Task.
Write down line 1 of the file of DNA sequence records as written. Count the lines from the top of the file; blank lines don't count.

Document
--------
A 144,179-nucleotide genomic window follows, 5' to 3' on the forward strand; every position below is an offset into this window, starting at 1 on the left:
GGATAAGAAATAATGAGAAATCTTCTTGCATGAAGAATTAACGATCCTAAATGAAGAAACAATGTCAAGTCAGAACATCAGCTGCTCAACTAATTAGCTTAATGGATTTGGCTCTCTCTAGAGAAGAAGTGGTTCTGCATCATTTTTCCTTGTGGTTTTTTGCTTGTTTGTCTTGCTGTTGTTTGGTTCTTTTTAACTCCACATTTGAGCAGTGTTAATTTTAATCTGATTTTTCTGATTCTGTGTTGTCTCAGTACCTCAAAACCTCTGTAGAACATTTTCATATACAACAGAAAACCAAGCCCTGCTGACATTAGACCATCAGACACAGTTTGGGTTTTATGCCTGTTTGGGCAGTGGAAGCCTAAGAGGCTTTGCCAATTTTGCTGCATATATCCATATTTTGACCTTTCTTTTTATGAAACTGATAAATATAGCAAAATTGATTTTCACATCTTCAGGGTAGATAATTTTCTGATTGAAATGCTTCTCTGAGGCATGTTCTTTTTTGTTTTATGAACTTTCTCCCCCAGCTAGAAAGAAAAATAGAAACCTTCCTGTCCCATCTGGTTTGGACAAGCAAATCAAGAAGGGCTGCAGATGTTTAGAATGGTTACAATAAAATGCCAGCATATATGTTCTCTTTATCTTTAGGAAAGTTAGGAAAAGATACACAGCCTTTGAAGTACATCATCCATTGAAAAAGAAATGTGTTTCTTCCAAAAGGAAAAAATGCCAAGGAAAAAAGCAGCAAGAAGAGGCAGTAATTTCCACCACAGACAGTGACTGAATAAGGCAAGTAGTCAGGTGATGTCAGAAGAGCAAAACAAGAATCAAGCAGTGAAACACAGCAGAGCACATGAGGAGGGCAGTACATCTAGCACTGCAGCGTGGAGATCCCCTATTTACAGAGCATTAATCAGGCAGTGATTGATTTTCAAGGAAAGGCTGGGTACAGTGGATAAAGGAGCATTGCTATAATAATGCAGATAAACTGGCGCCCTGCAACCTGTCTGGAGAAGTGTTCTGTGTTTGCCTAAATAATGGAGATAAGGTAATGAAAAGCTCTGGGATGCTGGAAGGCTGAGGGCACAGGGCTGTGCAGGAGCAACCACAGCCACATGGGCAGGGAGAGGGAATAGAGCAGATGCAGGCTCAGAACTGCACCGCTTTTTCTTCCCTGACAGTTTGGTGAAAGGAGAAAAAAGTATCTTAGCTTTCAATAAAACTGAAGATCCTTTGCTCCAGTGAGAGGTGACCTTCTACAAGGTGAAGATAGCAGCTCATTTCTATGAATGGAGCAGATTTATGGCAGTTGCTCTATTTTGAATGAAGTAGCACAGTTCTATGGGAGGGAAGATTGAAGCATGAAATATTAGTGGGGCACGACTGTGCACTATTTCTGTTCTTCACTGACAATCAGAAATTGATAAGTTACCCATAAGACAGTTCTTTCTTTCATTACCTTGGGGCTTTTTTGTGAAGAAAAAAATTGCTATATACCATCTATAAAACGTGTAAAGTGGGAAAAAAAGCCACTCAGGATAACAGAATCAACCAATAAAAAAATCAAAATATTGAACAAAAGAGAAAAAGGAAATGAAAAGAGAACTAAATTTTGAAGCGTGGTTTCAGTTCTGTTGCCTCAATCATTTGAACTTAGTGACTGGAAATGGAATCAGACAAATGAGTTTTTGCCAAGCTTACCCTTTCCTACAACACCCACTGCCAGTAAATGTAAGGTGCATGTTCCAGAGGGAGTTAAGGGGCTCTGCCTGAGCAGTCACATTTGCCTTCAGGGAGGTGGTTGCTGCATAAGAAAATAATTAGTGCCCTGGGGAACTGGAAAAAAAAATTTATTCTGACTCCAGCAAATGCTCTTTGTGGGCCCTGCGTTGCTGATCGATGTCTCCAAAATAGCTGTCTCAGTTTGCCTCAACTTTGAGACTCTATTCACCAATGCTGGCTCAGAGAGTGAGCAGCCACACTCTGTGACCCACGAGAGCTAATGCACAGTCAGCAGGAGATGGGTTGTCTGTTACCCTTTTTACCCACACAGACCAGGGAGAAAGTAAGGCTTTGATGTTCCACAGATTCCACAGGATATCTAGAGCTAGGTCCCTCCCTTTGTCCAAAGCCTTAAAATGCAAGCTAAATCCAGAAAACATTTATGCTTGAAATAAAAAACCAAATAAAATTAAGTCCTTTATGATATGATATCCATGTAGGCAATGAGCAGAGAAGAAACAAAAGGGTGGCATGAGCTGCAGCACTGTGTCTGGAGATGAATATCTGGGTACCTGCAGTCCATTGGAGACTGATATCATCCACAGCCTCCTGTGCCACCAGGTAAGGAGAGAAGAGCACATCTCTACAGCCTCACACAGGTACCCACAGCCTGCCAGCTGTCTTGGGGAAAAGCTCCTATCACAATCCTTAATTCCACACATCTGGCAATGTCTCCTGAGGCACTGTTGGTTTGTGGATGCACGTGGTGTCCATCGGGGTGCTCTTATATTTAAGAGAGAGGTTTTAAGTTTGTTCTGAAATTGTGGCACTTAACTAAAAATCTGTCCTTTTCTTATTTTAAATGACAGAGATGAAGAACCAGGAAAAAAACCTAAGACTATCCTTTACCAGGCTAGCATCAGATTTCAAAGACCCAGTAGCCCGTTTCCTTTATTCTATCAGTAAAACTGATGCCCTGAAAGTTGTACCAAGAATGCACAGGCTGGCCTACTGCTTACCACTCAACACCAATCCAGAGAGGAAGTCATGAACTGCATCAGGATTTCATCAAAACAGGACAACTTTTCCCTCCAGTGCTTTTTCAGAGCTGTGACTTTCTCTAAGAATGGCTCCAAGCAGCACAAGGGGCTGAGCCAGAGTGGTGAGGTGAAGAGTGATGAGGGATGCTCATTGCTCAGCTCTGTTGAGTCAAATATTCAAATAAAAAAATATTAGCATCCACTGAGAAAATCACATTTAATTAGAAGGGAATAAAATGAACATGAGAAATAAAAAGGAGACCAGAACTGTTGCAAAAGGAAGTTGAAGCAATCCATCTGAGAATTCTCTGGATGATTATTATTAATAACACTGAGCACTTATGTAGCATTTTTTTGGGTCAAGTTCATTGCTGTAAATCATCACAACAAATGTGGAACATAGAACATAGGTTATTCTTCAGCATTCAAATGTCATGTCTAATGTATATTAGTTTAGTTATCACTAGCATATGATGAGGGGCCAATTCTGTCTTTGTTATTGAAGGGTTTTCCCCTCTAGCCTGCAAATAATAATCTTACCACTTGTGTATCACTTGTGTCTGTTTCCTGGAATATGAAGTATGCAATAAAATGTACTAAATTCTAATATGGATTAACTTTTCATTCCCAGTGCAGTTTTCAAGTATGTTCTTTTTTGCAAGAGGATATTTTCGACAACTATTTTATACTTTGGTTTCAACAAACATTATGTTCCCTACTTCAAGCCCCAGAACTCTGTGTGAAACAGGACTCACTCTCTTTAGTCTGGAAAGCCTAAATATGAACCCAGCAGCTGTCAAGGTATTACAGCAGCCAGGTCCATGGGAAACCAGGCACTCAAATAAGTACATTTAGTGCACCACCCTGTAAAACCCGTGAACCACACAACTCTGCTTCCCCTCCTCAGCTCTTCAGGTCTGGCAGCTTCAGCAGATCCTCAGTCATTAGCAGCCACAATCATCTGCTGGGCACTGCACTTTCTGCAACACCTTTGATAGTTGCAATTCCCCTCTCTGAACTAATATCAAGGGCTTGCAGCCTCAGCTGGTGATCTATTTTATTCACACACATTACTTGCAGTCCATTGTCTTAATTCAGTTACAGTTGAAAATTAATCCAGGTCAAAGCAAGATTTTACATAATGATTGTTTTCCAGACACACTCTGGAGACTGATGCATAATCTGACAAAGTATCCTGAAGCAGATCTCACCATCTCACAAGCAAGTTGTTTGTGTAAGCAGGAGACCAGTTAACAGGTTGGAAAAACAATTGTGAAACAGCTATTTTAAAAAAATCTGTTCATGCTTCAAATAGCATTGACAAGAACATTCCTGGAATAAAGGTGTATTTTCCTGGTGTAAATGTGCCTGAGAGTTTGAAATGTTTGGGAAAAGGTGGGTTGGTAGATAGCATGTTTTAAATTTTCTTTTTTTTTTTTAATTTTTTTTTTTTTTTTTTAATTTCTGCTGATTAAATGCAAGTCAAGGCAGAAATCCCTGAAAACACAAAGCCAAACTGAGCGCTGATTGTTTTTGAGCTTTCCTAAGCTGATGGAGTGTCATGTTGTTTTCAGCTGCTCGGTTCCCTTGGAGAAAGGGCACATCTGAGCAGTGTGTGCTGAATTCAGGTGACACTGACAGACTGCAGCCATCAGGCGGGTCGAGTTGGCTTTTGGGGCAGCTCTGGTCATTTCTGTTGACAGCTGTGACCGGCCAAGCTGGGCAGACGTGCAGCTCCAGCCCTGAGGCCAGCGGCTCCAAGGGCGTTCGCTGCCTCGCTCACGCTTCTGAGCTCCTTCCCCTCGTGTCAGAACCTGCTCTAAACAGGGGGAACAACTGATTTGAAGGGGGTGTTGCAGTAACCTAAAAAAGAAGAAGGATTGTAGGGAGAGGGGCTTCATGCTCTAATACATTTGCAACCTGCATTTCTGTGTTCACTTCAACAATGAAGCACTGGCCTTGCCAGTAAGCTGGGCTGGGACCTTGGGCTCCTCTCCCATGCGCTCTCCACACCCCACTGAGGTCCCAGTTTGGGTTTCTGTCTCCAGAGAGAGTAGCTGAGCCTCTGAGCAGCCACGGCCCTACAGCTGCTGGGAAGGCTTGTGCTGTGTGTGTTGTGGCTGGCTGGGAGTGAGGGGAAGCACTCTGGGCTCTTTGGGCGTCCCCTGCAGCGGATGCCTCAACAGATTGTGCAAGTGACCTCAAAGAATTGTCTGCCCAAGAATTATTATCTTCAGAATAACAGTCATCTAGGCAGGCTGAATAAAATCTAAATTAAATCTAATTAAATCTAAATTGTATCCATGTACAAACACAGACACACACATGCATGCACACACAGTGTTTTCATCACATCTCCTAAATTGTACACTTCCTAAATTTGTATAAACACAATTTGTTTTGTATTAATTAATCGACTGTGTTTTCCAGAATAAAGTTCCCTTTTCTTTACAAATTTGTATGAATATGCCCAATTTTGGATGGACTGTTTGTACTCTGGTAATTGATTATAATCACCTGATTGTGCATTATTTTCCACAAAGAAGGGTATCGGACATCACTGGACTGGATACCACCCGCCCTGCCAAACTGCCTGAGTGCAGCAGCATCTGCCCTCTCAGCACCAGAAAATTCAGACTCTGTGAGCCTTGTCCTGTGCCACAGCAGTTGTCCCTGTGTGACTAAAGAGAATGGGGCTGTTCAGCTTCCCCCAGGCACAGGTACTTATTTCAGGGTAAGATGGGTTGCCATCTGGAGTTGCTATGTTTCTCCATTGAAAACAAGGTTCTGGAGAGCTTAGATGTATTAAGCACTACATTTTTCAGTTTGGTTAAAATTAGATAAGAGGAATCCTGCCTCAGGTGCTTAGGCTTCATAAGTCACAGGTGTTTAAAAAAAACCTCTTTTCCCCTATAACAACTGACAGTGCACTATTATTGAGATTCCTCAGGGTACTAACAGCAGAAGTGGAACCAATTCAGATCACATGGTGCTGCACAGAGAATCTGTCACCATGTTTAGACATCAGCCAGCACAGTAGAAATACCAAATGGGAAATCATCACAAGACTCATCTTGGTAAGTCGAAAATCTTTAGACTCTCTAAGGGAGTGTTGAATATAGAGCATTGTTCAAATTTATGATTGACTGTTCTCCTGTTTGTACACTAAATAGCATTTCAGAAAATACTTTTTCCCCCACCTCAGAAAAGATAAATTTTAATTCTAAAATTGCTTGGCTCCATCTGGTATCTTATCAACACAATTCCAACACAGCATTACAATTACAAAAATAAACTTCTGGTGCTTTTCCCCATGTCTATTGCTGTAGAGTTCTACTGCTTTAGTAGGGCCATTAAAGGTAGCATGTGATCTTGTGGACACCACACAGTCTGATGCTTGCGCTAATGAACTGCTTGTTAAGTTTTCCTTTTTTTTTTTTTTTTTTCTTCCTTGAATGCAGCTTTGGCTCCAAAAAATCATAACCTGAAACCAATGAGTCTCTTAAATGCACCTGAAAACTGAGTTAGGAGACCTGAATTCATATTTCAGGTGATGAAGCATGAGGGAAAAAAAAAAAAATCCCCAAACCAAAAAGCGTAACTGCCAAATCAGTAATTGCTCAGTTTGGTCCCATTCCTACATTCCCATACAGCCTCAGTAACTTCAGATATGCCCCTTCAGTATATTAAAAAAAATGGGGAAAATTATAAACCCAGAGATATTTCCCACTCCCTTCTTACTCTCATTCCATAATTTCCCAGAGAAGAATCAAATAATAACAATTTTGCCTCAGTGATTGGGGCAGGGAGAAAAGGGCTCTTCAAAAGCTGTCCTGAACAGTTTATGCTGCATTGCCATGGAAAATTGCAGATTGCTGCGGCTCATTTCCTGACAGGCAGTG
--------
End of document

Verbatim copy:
A 144,179-nucleotide genomic window follows, 5' to 3' on the forward strand; every position below is an offset into this window, starting at 1 on the left: